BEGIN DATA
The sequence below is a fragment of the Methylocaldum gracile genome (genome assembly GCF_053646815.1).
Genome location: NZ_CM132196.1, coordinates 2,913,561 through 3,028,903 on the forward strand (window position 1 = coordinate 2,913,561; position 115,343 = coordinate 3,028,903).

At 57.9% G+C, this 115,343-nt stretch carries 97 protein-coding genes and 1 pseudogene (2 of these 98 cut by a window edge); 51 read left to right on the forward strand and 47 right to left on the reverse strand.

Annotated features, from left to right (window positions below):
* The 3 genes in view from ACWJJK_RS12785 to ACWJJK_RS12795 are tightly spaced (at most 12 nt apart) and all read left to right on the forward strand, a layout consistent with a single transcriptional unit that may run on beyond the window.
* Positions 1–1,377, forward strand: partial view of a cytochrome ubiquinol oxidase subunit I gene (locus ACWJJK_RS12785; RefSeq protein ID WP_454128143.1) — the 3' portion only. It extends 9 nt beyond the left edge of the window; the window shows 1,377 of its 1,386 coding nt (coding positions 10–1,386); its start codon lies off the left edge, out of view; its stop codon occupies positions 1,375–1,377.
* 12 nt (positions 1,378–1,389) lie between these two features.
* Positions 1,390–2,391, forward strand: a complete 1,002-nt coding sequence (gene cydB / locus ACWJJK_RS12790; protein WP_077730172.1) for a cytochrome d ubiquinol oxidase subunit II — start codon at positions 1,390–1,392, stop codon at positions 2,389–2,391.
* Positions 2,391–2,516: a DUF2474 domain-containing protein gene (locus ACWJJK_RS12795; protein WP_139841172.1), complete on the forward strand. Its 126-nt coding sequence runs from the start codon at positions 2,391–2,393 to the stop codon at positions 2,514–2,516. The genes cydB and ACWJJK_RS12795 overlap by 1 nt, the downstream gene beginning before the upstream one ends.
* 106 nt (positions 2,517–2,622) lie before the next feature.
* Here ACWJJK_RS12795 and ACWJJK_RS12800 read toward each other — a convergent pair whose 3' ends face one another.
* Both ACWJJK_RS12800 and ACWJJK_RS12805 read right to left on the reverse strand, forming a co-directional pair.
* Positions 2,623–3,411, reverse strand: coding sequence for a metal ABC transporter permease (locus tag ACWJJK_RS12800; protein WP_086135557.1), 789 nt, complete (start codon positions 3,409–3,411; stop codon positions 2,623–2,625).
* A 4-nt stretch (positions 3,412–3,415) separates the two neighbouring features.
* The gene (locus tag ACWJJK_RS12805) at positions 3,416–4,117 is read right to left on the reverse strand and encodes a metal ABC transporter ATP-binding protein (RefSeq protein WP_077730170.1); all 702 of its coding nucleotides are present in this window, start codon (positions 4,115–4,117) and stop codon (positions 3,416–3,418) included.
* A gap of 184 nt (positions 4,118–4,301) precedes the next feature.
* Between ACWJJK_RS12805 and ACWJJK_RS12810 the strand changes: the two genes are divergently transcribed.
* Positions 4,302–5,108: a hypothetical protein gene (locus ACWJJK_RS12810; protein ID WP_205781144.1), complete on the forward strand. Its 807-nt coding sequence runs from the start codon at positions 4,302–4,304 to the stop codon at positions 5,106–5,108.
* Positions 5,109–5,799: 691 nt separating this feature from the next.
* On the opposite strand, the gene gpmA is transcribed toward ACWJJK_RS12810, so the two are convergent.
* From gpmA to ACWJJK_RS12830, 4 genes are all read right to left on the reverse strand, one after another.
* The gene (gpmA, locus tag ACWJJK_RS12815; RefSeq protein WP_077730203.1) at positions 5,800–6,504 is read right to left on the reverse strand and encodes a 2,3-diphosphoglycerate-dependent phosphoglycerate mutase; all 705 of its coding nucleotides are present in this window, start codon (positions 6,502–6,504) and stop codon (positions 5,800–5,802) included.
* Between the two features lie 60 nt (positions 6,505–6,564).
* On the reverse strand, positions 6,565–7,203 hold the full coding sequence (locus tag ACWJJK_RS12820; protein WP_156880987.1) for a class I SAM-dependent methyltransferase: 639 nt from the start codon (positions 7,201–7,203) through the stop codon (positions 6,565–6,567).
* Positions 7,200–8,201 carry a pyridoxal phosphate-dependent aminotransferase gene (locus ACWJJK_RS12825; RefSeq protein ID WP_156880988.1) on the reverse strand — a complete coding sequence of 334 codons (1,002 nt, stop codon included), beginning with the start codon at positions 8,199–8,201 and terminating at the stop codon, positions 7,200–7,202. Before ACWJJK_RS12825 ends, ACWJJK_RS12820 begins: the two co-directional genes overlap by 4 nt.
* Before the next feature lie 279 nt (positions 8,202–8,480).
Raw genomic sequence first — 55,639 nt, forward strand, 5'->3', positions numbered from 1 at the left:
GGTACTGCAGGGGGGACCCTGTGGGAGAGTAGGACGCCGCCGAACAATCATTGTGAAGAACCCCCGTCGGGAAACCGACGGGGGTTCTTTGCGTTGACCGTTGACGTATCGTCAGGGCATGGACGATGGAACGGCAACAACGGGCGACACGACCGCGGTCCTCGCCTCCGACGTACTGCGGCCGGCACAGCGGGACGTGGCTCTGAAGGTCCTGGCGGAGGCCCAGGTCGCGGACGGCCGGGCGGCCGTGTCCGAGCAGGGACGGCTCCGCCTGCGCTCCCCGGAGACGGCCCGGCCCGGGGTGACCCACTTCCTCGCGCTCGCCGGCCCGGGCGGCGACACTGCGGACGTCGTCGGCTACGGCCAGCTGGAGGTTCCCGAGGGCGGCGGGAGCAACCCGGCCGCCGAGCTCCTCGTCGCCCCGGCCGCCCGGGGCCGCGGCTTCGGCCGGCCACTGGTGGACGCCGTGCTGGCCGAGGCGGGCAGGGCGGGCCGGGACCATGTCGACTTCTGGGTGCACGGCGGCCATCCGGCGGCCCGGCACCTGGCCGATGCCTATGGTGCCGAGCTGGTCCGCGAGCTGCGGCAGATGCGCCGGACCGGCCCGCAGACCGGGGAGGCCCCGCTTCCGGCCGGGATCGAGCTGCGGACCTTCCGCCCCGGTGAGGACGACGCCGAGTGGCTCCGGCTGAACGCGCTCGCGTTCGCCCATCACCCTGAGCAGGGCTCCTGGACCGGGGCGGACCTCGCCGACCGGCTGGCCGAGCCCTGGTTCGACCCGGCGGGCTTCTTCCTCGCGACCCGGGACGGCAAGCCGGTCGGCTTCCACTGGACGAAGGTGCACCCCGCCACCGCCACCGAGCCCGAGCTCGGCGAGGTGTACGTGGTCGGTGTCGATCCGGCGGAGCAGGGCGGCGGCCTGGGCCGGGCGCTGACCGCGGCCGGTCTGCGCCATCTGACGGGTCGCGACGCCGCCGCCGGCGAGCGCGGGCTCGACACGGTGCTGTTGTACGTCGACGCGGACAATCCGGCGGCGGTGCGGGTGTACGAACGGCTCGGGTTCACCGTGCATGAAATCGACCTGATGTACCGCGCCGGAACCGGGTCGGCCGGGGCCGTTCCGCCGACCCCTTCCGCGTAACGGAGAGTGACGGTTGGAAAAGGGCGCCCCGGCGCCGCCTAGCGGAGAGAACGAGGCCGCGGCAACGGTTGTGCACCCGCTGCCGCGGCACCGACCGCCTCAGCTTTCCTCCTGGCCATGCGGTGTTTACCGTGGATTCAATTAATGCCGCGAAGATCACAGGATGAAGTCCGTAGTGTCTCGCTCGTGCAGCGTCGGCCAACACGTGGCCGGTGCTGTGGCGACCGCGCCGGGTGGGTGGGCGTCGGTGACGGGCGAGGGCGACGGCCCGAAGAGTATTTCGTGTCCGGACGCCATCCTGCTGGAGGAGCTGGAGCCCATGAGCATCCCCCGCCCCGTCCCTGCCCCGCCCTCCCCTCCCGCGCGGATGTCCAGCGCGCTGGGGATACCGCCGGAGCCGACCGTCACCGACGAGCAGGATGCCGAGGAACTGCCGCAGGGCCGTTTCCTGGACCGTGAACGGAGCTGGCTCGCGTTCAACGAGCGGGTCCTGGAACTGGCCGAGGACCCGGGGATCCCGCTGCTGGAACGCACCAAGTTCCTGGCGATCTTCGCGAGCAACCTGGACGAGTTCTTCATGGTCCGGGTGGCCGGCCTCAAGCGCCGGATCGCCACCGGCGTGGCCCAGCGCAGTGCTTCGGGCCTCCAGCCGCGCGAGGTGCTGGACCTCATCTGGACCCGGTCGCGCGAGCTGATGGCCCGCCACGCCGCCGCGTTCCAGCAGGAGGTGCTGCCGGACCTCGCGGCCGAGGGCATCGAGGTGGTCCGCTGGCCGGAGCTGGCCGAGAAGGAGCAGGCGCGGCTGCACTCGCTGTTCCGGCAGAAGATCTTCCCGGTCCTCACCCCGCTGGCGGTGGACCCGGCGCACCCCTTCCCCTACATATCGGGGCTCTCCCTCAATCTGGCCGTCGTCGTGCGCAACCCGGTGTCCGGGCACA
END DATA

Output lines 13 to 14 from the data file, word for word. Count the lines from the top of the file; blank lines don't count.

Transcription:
* Positions 2,623–3,411, reverse strand: coding sequence for a metal ABC transporter permease (locus tag ACWJJK_RS12800; protein WP_086135557.1), 789 nt, complete (start codon positions 3,409–3,411; stop codon positions 2,623–2,625).
* A 4-nt stretch (positions 3,412–3,415) separates the two neighbouring features.